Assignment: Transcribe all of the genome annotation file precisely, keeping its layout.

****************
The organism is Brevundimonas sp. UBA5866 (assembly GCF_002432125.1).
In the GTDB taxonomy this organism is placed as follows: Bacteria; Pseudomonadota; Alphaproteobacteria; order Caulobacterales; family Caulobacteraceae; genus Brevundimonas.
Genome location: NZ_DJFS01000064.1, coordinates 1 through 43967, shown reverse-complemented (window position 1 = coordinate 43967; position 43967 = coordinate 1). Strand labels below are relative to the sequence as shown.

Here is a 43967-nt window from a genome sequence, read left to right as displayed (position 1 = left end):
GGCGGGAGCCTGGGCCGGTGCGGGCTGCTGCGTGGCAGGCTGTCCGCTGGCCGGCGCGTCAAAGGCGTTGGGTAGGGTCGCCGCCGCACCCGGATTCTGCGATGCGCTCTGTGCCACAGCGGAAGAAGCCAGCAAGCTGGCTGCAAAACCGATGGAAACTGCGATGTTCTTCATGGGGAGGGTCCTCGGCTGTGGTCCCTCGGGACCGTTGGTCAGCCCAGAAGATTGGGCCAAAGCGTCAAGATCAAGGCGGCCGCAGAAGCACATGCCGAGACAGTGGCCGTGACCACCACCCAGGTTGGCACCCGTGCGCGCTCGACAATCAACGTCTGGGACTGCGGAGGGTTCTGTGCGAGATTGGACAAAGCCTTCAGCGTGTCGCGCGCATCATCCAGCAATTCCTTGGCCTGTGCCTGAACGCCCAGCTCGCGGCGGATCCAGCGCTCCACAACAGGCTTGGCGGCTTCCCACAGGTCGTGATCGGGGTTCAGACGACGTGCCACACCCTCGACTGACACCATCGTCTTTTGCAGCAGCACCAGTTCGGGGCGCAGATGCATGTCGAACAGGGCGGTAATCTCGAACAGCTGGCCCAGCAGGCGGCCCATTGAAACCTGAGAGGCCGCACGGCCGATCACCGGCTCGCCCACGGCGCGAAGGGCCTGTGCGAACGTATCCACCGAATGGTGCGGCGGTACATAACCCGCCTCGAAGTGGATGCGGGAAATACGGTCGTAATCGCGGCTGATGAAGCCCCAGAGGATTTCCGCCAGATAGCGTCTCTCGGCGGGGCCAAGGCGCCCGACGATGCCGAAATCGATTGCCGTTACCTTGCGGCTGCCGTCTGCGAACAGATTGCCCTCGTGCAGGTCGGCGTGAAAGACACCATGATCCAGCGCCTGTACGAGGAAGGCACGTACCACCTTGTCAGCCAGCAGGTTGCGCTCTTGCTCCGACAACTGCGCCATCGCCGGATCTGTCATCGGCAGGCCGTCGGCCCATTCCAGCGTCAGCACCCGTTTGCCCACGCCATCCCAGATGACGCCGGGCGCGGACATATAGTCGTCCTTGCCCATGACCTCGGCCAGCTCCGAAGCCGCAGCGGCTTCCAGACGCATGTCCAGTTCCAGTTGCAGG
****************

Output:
The organism is Brevundimonas sp. UBA5866 (assembly GCF_002432125.1).
In the GTDB taxonomy this organism is placed as follows: Bacteria; Pseudomonadota; Alphaproteobacteria; order Caulobacterales; family Caulobacteraceae; genus Brevundimonas.
Genome location: NZ_DJFS01000064.1, coordinates 1 through 43967, shown reverse-complemented (window position 1 = coordinate 43967; position 43967 = coordinate 1). Strand labels below are relative to the sequence as shown.

Here is a 43967-nt window from a genome sequence, read left to right as displayed (position 1 = left end):
GGCGGGAGCCTGGGCCGGTGCGGGCTGCTGCGTGGCAGGCTGTCCGCTGGCCGGCGCGTCAAAGGCGTTGGGTAGGGTCGCCGCCGCACCCGGATTCTGCGATGCGCTCTGTGCCACAGCGGAAGAAGCCAGCAAGCTGGCTGCAAAACCGATGGAAACTGCGATGTTCTTCATGGGGAGGGTCCTCGGCTGTGGTCCCTCGGGACCGTTGGTCAGCCCAGAAGATTGGGCCAAAGCGTCAAGATCAAGGCGGCCGCAGAAGCACATGCCGAGACAGTGGCCGTGACCACCACCCAGGTTGGCACCCGTGCGCGCTCGACAATCAACGTCTGGGACTGCGGAGGGTTCTGTGCGAGATTGGACAAAGCCTTCAGCGTGTCGCGCGCATCATCCAGCAATTCCTTGGCCTGTGCCTGAACGCCCAGCTCGCGGCGGATCCAGCGCTCCACAACAGGCTTGGCGGCTTCCCACAGGTCGTGATCGGGGTTCAGACGACGTGCCACACCCTCGACTGACACCATCGTCTTTTGCAGCAGCACCAGTTCGGGGCGCAGATGCATGTCGAACAGGGCGGTAATCTCGAACAGCTGGCCCAGCAGGCGGCCCATTGAAACCTGAGAGGCCGCACGGCCGATCACCGGCTCGCCCACGGCGCGAAGGGCCTGTGCGAACGTATCCACCGAATGGTGCGGCGGTACATAACCCGCCTCGAAGTGGATGCGGGAAATACGGTCGTAATCGCGGCTGATGAAGCCCCAGAGGATTTCCGCCAGATAGCGTCTCTCGGCGGGGCCAAGGCGCCCGACGATGCCGAAATCGATTGCCGTTACCTTGCGGCTGCCGTCTGCGAACAGATTGCCCTCGTGCAGGTCGGCGTGAAAGACACCATGATCCAGCGCCTGTACGAGGAAGGCACGTACCACCTTGTCAGCCAGCAGGTTGCGCTCTTGCTCCGACAACTGCGCCATCGCCGGATCTGTCATCGGCAGGCCGTCGGCCCATTCCAGCGTCAGCACCCGTTTGCCCACGCCATCCCAGATGACGCCGGGCGCGGACATATAGTCGTCCTTGCCCATGACCTCGGCCAGCTCCGAAGCCGCAGCGGCTTCCAGACGCATGTCCAGTTCCAGTTGCAGG